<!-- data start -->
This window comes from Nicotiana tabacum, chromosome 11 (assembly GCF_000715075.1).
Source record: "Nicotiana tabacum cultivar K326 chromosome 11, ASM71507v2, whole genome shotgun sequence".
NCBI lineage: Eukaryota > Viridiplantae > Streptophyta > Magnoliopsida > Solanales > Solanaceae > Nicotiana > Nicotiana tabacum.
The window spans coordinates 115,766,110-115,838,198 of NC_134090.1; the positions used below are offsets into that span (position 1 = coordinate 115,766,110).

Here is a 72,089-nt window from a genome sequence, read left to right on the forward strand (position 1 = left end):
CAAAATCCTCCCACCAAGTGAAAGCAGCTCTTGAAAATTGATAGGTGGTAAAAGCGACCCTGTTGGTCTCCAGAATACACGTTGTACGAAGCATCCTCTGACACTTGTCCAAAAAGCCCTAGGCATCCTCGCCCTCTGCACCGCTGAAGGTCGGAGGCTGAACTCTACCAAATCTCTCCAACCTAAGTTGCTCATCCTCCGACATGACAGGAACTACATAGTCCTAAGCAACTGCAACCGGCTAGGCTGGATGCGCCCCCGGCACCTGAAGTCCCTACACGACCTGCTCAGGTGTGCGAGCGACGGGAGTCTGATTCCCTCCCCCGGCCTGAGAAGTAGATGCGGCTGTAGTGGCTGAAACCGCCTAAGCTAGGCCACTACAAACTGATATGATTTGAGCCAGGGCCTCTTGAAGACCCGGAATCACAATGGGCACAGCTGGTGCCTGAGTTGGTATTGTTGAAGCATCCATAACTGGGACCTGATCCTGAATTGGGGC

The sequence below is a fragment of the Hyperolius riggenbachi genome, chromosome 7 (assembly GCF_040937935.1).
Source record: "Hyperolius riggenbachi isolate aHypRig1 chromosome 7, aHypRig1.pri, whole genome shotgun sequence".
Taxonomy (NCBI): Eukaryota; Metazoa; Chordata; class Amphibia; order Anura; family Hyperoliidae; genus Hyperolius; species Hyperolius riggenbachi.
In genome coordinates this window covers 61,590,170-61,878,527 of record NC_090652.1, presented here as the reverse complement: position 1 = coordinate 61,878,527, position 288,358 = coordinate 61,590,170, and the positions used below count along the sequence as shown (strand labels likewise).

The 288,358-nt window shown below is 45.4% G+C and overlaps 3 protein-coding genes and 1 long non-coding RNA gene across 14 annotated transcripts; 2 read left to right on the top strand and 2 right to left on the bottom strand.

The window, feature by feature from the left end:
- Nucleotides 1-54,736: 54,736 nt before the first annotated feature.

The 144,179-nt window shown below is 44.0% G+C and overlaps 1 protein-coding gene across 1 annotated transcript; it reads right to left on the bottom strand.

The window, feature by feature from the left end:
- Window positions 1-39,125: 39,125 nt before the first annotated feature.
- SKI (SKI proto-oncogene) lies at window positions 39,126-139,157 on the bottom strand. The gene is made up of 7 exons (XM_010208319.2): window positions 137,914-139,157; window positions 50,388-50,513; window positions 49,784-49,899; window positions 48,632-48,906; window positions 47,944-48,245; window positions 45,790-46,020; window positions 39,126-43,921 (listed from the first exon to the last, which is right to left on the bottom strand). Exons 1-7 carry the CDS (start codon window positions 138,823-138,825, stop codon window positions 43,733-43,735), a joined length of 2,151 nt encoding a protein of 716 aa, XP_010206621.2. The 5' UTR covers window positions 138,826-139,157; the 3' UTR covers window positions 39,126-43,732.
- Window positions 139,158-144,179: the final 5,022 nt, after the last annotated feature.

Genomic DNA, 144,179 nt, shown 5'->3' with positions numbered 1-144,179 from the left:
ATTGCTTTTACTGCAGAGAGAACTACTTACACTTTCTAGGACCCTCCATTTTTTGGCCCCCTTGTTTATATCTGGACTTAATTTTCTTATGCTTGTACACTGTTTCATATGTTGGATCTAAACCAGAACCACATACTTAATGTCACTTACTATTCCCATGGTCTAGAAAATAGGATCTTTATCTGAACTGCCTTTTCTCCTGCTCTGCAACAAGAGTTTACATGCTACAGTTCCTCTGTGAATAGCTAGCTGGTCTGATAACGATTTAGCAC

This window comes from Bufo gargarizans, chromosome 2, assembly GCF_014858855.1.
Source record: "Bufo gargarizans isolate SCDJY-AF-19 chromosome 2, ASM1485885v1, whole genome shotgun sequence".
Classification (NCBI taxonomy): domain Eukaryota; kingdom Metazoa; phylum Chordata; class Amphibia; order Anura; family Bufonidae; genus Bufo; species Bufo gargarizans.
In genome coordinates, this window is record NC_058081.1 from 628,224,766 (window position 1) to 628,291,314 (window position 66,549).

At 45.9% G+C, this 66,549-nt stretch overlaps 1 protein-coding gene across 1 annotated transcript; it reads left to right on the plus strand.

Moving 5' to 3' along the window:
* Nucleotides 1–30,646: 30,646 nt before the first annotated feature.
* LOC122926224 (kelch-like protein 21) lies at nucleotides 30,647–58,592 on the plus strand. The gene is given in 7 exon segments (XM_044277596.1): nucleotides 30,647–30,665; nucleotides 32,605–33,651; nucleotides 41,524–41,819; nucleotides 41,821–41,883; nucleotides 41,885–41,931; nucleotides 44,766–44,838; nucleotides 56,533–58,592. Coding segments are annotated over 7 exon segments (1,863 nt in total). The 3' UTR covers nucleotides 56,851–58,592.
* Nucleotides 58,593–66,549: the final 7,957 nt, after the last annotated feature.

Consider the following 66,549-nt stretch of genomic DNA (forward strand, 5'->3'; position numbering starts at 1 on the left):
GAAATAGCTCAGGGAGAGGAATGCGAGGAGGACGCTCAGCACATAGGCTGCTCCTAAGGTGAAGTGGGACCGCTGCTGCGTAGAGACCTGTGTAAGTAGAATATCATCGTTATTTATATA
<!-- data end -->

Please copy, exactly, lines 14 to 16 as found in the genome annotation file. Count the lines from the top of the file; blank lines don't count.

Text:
The 144,179-nt window shown below is 44.0% G+C and overlaps 1 protein-coding gene across 1 annotated transcript; it reads right to left on the bottom strand.

The window, feature by feature from the left end:
- Window positions 1-39,125: 39,125 nt before the first annotated feature.